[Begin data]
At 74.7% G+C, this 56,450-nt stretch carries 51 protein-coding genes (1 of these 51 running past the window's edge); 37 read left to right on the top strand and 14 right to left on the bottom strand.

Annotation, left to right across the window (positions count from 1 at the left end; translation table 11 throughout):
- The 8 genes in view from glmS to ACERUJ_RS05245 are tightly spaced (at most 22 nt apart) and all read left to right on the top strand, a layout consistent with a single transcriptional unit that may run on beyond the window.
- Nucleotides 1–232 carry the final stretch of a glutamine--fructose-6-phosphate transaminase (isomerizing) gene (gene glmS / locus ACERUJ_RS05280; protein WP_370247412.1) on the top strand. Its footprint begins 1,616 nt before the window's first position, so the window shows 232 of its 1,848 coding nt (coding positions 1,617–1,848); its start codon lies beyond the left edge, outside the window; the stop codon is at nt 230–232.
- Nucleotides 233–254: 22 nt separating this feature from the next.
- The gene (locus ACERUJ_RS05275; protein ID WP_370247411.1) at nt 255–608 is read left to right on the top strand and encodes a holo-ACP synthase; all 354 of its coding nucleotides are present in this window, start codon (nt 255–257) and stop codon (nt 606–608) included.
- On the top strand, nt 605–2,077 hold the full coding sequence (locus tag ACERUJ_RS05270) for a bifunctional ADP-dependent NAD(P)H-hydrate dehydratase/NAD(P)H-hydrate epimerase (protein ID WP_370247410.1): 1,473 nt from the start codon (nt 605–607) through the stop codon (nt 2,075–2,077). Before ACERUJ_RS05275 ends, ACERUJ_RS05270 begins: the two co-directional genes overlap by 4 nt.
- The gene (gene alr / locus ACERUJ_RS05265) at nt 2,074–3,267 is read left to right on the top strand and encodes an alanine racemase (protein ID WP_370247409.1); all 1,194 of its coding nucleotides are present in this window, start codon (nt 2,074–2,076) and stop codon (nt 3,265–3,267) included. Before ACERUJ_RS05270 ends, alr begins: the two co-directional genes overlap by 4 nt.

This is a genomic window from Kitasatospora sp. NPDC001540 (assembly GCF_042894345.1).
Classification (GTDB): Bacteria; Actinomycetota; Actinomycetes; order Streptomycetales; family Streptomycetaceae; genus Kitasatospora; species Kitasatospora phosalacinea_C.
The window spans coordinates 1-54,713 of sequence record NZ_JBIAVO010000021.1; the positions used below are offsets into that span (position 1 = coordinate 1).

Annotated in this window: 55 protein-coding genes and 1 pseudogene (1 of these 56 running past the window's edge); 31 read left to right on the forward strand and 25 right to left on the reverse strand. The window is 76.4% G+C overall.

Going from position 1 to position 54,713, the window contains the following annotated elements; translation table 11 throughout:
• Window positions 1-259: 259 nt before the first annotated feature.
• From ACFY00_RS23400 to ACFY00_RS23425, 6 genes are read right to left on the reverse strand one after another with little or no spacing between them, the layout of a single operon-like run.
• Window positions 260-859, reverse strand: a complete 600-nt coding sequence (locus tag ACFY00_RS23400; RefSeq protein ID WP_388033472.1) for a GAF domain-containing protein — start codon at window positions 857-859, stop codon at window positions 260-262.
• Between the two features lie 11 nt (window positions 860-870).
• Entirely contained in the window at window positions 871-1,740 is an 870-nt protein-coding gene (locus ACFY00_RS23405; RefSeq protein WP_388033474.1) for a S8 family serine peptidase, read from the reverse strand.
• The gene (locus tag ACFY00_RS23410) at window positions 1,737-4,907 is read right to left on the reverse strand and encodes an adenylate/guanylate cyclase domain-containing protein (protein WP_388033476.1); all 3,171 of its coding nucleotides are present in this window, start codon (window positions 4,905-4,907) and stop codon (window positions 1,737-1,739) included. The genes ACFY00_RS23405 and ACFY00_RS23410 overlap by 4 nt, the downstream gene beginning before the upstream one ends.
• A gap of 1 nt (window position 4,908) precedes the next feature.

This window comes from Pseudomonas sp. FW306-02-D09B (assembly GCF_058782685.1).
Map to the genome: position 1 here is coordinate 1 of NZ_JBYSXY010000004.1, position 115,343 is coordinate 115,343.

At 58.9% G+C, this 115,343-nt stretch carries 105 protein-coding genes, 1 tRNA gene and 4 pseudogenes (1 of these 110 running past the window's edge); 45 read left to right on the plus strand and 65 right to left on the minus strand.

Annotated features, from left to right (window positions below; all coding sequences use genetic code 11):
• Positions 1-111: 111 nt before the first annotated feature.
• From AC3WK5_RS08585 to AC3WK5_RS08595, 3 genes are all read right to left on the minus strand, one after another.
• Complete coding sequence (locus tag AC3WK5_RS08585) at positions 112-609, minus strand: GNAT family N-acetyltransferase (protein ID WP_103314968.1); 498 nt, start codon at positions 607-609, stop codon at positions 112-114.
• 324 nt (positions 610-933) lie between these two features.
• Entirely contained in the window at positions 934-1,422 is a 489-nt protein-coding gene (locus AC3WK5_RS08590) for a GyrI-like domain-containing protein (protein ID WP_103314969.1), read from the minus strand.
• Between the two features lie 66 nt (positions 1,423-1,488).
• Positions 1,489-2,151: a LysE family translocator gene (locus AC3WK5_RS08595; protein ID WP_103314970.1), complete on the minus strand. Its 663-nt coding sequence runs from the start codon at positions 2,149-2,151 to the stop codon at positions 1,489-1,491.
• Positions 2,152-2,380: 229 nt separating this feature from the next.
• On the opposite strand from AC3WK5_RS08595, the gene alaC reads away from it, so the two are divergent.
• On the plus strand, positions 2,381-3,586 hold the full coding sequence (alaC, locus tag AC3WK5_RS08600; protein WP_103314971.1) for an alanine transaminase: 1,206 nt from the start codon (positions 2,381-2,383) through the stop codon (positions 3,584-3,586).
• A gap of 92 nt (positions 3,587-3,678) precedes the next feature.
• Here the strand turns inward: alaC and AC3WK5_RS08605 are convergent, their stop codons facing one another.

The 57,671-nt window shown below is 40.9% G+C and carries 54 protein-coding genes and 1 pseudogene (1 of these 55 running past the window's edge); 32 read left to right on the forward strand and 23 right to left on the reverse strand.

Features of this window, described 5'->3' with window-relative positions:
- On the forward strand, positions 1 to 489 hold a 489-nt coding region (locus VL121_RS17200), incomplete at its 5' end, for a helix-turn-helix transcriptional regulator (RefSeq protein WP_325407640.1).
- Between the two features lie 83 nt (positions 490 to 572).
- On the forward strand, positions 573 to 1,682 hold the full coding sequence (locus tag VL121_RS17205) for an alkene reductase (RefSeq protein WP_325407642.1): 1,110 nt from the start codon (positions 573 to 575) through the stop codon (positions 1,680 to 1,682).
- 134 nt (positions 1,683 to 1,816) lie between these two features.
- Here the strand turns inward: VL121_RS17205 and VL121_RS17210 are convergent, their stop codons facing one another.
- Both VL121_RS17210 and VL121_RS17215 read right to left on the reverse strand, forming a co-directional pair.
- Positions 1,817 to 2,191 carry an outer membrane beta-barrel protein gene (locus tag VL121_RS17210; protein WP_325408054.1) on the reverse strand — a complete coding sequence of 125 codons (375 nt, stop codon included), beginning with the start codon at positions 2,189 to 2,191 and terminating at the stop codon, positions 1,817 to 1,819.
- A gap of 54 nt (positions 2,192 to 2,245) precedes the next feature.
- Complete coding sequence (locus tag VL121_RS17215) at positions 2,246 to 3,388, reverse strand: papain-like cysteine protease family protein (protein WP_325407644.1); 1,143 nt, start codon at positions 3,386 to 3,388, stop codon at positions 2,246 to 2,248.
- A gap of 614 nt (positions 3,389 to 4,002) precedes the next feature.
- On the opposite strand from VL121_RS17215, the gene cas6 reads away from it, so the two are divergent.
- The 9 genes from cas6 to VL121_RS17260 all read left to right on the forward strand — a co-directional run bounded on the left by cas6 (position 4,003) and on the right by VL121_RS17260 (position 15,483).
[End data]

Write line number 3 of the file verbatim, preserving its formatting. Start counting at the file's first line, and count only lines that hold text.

- The 8 genes in view from glmS to ACERUJ_RS05245 are tightly spaced (at most 22 nt apart) and all read left to right on the top strand, a layout consistent with a single transcriptional unit that may run on beyond the window.